Left the hub of Sarria behind today and headed for the smaller village of Portomarin (22kms). The route was very pleasant with lots of trees on dirt tracks and a little bit of road. It also passed through farming villages and often walking past a shed of dairy cattle near burnt the hairs in my nostrils!
In the last 6 or 8kms I met Brian - a 50 something Minister who is finishing a Masters Degree in Social Work/Science now that all his kids have left home, Mick - a 73 year old Irishman who recently had an eye removed due to cancer and is yet to find out whether said cancer has spread, and Paul - a 52 year old Irishman travelling in the same church group as Mick and who is looking forward to experiencing what the Camino has to offer. When we arrived in Portomarin, I had a couple of beers with Mick and Paul and they certainly are very funny, cheeky characters! Poor Mick didn't realise that, if you start the Camino in Sarria, you are required to obtain 2 stamps per day in your credential (passport for the Camino) and so he left
in a taxi bound for Sarria to get another stamp and return in time for dinner!!
Portomarin was originally built around an old Roman bridge over the Mino River (longest river in Galicia - 340kms or so) in the12th Century (circa). The Romanesque church of San Nicolas was rebuilt piece by piece from it's original site to the main square of the new town centre in the early 1960's when the Mino River was damned to create a reservoir, subsequently putting the old village underwater. Many buildings from the village were moved stone by stone, however lots were not and so in summer when the dam is low apparently you can see the remains of the original village. A.MAZ.ING!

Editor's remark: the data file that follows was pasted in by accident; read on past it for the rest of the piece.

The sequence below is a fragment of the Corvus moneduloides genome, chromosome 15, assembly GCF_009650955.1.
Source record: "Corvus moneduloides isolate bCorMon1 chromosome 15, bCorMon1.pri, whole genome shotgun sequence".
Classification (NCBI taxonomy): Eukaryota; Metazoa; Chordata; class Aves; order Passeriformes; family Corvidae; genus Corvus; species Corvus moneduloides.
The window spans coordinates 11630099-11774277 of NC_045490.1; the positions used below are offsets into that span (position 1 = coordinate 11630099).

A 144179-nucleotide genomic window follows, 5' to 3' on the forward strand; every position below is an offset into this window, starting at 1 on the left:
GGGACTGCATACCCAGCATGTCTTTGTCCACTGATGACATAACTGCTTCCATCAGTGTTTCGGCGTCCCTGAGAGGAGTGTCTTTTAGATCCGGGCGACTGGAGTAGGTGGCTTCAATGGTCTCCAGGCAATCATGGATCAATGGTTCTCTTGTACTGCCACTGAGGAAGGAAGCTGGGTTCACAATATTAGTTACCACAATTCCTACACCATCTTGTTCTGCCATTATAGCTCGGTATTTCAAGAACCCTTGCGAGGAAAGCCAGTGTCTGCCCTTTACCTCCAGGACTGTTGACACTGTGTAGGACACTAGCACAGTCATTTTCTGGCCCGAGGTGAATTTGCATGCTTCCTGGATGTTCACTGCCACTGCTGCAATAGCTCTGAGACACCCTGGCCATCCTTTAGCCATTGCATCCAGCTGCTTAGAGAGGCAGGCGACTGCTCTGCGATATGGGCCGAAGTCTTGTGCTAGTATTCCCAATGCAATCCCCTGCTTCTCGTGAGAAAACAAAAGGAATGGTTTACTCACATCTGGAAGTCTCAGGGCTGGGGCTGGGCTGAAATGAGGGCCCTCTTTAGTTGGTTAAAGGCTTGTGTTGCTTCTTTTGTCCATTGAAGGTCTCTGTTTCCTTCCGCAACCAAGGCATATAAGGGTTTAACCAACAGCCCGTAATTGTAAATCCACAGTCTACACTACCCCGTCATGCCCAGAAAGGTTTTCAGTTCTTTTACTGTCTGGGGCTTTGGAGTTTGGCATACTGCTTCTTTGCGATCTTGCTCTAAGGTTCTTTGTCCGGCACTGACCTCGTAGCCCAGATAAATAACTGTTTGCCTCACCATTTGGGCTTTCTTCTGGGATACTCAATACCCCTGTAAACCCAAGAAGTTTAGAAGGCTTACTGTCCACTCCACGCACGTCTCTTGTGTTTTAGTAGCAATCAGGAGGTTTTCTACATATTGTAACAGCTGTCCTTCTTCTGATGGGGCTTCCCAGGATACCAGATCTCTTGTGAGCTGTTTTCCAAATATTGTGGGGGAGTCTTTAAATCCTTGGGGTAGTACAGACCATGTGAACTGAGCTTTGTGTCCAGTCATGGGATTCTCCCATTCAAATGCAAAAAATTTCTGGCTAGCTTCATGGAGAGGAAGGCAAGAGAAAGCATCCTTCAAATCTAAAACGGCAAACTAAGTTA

I hit the pavement to a frosty and foggy morning, but heard the forecast for the day was fine and warm. Today was a 25km stretch to Palas de Rei with a couple of little hills and unfortunately lots of walking besides roads which made it a little boring and sometimes scary when the large trucks sped past you. LOTS of people on the Camino today, it's expected to get busier and busier the closer we get
The fog cleared up around 10:30am and I stopped for a tea and baguette with an omelette style filling of ham and cheese, it was so good and what I needed for the hours ahead. Caught up with Gloria and Linda from Canada (mother, 72, and daughter, 54, team) who I met the other day and had a few laughs and a nice chat before heading off again. For some reason I have a tendency to walk fast, even though at times during the day I often remind myself to slow down as there is no rush, I just power on. People make comment about it too, but I can't help it, still take the time to rest and kick my shoes off, take photos and eat though which is very important. Anyway, my pace put me in Palas de Rei just before 2pm today and with plenty of time for a much welcomed afternoon nap after doing the washing. About to head out, have dinner and a bit more of a look around the town. Hope to see familiar faces for a drink also, lots of Australian's on this section of the Camino who are not
too hard to spot!
3 more days, 68kms to go.....
PS Kids, what a great idea it was to paint mummy's toes before leaving as when I take my shoes off as so often I do during the day, you are the first thought that enters my head!
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